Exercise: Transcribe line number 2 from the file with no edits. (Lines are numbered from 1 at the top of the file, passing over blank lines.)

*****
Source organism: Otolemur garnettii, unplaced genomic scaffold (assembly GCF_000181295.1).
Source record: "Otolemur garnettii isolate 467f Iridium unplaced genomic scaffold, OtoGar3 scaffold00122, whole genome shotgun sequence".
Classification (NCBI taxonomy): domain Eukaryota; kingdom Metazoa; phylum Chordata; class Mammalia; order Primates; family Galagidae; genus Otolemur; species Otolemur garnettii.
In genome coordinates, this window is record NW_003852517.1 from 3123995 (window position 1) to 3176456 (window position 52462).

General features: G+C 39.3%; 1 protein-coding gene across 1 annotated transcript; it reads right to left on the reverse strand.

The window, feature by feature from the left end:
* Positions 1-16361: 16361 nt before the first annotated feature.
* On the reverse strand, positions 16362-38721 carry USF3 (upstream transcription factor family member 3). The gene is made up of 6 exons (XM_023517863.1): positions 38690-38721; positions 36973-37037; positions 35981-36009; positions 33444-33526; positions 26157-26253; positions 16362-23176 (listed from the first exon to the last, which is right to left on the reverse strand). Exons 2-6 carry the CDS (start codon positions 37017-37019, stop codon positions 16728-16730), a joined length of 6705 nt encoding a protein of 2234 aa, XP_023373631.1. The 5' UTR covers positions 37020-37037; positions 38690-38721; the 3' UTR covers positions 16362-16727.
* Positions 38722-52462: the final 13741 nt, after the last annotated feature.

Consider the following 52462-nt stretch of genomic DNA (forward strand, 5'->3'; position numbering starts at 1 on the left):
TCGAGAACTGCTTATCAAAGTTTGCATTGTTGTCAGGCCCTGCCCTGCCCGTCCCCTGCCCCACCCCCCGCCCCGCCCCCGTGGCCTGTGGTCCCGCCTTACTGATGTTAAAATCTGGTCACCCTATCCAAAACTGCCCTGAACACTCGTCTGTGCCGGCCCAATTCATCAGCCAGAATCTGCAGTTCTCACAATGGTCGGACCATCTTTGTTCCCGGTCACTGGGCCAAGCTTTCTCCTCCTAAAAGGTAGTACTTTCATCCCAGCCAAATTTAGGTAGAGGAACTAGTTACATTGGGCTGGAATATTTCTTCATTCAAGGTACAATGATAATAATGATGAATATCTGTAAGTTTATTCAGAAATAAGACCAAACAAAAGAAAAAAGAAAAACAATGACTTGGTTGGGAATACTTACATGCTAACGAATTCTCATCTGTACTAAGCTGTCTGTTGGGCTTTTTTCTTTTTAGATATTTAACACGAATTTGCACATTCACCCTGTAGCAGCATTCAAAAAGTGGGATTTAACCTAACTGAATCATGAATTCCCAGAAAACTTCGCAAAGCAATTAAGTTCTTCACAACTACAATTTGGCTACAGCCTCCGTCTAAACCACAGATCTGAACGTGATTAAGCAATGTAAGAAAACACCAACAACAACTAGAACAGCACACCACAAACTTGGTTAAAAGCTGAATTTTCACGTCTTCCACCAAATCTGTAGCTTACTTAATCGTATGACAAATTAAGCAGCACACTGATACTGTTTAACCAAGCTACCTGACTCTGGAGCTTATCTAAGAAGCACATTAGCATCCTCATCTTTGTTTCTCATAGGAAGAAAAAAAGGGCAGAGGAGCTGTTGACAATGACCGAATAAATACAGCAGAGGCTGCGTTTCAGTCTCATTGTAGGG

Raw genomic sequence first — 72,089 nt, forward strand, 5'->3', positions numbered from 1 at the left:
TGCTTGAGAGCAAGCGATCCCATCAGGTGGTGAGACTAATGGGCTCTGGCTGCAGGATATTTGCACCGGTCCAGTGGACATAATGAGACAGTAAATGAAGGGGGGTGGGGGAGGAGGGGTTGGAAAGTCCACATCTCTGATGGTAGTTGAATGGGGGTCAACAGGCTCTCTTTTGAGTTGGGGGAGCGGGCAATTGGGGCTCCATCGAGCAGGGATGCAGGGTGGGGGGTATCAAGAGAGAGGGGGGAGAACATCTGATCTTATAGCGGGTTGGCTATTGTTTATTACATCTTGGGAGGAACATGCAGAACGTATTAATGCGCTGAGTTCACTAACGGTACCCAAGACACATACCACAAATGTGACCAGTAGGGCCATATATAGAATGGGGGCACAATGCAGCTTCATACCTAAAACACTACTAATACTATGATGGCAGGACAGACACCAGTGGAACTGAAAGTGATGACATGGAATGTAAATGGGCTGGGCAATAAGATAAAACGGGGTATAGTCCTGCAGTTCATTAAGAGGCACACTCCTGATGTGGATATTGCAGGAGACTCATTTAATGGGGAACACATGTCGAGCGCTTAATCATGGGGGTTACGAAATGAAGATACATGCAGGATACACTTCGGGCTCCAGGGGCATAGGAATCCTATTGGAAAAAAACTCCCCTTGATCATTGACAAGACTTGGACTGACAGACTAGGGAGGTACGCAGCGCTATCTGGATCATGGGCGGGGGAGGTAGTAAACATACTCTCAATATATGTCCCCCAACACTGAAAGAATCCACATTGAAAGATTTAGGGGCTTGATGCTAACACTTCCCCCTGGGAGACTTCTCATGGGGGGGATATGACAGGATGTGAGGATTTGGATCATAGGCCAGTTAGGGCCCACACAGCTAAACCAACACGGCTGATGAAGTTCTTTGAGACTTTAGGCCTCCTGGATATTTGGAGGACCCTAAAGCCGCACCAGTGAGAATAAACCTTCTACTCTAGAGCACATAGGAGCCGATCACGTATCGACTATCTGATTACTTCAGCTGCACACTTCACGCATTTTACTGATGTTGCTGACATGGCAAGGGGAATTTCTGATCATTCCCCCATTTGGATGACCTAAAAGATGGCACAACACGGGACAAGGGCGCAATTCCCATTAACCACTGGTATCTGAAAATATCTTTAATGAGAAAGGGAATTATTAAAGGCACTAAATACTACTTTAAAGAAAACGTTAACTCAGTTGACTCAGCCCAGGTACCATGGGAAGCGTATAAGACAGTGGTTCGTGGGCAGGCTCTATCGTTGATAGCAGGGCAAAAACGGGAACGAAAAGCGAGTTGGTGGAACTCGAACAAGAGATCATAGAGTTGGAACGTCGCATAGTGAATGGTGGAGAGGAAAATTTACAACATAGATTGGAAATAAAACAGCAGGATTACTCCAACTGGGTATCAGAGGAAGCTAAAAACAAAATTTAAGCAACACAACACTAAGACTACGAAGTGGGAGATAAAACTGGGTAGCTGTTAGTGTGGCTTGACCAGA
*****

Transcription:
Source record: "Otolemur garnettii isolate 467f Iridium unplaced genomic scaffold, OtoGar3 scaffold00122, whole genome shotgun sequence".